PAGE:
Tour Guide: Group 1


A war hero who received a grand send-off when he died. A coolie honoured by his clan association when he was re-interred at Bukit Brown when it opened as a municapital cemetery. The paternal grandmother of the sitting Singapore president.

Group 1 on Block 5 near the cemetery gates is a good introduction to what lies within the vast grounds of Bukit Brown Chinese Cemetery, which closed as a municipal cemetery in 1973.

This DIY guide is to help you find your own way using this map.


Tay Koh Yat (1880-1957)


Tay Koh Yat’s grave


He was a pioneer in Singapore’s public transportation, but also a feisty patriot who started and led his own self defence force of 20,000 during the onset of the Japanese Occupation of Singapore in World War 2. In 1938,  Tay noticed that local transportation was inadequate and started the Tay Koh Yat Bus Company. He built up his fleet to 120 buses and became the largest bus operator among the 10 other bus companies.Tay Koh Yat’s grave comes with a generous forecourt and benches.


Fang Shan (__-1833)

Fang Shan’s tomb (photo: Claire Leow)


This is the oldest dated tomb in Bukit Brown, and is a reburial, as Fang Shan died in 1833 and Bukit Brown became a municipal cemetery only in 1933.
He was probably an early immigrant that came from South China and worked as a manual labourer as many of the immigrants did. He died 14 years after Sir Stamford Raffles landed in Singapore. He was survived by a son, Li Eng, and was buried at a cemetery somewhere along Tortoise hill in Bukit Merah. There he would lie for more than 100 years, until the government then decided to develop the land.

At that time there was a small Fang Clan group of labourers (from Lieyu, little Kinmen)  calling itself Boon San Association. This Boon San Association was established for the welfare of coolies working around the Singapore River at that time whereby most of them have surname Fang. It is now known as Boon San Lian Ngee Association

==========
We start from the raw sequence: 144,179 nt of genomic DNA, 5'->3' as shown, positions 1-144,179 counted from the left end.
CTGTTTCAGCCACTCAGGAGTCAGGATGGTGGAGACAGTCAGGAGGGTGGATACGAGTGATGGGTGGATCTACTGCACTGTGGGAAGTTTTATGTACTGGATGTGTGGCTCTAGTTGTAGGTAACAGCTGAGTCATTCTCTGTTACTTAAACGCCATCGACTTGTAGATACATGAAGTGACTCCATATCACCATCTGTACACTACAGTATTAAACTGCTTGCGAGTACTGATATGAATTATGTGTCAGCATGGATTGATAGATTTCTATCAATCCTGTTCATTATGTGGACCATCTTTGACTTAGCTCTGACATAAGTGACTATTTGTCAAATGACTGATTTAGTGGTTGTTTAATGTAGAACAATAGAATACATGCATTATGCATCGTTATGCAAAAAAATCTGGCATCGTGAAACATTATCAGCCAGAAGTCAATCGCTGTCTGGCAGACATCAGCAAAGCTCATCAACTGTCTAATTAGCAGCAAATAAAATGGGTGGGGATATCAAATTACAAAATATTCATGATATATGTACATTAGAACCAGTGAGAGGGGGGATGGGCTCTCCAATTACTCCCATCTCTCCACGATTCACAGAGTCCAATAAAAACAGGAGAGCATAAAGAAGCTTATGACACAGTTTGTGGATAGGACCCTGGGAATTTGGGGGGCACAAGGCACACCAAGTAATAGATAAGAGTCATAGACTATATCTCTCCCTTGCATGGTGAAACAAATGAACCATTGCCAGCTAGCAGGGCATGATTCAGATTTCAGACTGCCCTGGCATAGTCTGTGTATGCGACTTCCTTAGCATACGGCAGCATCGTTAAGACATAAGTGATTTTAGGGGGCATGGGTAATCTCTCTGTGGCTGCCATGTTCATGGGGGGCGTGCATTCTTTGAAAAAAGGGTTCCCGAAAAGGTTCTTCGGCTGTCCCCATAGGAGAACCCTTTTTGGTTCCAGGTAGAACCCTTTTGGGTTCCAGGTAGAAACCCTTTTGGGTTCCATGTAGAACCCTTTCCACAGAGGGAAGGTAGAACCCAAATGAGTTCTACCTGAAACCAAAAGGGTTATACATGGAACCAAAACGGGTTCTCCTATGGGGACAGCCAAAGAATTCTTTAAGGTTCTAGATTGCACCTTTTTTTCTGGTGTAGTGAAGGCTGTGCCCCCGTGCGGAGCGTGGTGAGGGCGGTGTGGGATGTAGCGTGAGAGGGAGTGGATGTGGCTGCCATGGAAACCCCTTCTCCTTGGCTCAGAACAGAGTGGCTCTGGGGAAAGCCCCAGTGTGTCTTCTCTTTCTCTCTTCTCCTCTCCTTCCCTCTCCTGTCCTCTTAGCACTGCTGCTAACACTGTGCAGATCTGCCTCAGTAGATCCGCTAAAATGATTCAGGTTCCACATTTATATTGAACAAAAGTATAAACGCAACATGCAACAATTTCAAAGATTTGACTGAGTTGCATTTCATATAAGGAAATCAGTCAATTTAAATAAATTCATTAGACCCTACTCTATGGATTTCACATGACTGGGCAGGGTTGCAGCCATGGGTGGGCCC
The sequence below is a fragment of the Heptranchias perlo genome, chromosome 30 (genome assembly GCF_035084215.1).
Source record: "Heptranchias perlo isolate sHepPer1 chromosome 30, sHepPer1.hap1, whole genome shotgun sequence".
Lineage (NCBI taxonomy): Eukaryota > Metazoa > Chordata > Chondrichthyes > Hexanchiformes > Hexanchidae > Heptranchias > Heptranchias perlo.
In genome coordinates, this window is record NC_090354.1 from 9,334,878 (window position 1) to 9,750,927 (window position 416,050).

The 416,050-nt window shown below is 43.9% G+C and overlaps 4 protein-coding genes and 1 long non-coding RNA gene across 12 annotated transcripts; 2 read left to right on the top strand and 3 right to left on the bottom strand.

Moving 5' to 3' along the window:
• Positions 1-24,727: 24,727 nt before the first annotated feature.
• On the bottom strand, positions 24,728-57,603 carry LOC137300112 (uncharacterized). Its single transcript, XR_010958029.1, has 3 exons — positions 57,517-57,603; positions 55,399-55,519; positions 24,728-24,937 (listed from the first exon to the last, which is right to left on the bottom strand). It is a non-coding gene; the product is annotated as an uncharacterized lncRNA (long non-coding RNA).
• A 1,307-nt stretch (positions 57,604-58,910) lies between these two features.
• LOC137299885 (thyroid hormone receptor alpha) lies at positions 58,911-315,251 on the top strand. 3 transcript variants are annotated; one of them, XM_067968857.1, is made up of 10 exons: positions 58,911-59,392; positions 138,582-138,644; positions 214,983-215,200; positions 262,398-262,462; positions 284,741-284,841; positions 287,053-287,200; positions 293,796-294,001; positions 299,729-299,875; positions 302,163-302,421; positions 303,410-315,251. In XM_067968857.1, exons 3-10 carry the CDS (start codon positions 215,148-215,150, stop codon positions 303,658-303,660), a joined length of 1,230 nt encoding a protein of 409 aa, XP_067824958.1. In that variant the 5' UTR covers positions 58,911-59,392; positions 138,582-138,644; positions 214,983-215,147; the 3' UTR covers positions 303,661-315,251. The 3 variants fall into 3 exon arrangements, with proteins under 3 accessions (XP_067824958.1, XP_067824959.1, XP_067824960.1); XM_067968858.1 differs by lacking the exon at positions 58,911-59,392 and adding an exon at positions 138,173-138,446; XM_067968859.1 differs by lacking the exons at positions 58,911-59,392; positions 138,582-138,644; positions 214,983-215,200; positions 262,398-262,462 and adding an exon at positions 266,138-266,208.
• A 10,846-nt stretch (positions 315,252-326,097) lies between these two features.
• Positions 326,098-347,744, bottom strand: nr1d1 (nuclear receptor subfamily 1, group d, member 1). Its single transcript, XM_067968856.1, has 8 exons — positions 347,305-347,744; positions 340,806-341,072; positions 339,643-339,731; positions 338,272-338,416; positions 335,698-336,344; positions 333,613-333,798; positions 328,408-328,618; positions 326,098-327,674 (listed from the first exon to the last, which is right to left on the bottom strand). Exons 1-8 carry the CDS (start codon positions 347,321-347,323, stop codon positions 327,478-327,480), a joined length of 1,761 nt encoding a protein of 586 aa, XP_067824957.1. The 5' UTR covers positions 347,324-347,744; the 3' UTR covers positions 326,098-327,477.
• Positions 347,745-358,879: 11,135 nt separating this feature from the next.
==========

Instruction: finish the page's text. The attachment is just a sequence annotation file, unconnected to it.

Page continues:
Fang Shee is the clan association for the Fang Surname (different from Boon San Association). According to the Fang Shee Association archives, they mentioned that the current chairman of Fang Shee Association Fang Sui Kim once interviewed a senior committee member, Mr Fang Ma Teng (deceased), of Boon San Lian Ngee Association in 1983.

At that time, Mr Fang Ma Teng informed that in 1941, when he was around 30 years old, he remembered hearing about the history of this Fang pioneer from his seniors and the relocation of the grave. Apparently the group of coolies saw the the tomb of Fang Shang, and seeing the date of the tomb as 1833 and his surname Fang, recognized him as an early pioneer of their clan who came to Singapore.

The tomb was in a dilapidated condition due to so many years of abandonment, but the Fang Clan decided to relocate the tomb to Bukit Brown cemetery for two reasons:

1) To leave behind a legacy for the Fang Clan to remember their pioneer

2) To leave behind for the Singapore Chinese Community an important historical artifact.
Also note the reference to Singapore as Sin Chew  星 洲 on the headstone (read right to left):
“Sin Chew” is a sobriquet for “Singapore” coined by Nanyang literatus Khoo Seok Wan. Singapore is an island surrounded by the sea, and with vessels and boats large and small anchored around it; the glitter of artificial lights at night are like a crown of illuminated stars (“星”) when viewed from afar. “洲” (zhou, island) and “舟” (zhou, boat) are homonyms: while the boat lights are like stars, those on the island are like the Big Dipper to accentuate the constellation. This is why the term “Sin Chew” is widely known by folks here and afar. (Liang Shao Wen, “Nanyang Travels”, p. 62, circa 1920s, translated by Lai Chee Kien)
Raymond has a blog post here on life in Singapore then.
Fang Shan continues to get visitors, 179 years after he died:

Fang Shan at Qing Ming, April 2012 (photo: Claire Leow)

Fang Shan’s tomb is a reminder that Bukit Brown is home to the ordinary people who came and built early Singapore. We should not forget their toil. (Khoo Seok Wan’s tomb can be found in Group 9.)

Mrs Tan Cheng Siong (d. 1965)

Mrs Tan Cheng Siong (photo: Claire Leow)


Mrs Tan Cheng Siong, nee Lee Guay Eng, is mother of Tan Chin Guan, which makes her the paternal grandmother of Singapore’s President Tony Tan Keng Yam.

Hers is a Christian tomb, using more secular design features such as the lotus seed. The tomb also features both English and Mandarin script. It uses the Ming Guo (Ming Republic) calendar, based on the 1911 Revolution as year zero. The revolution marked the end of the Chinese imperial dynasties and led to the establishment of the Republic of China.

(Members of Sun Yat Sen’s Tongmenhui (United League), part of the Chinese diaspora who helped in the cause of the revolution, are buried in Bukit Brown.)

Tan Chin Guan’s name is inscribed on her tomb.

(Raymond Goh, amateur historian, has also found the grave of Tan Cheng Siong, the grandfather of the president on Block 5. See his letter to the president here. )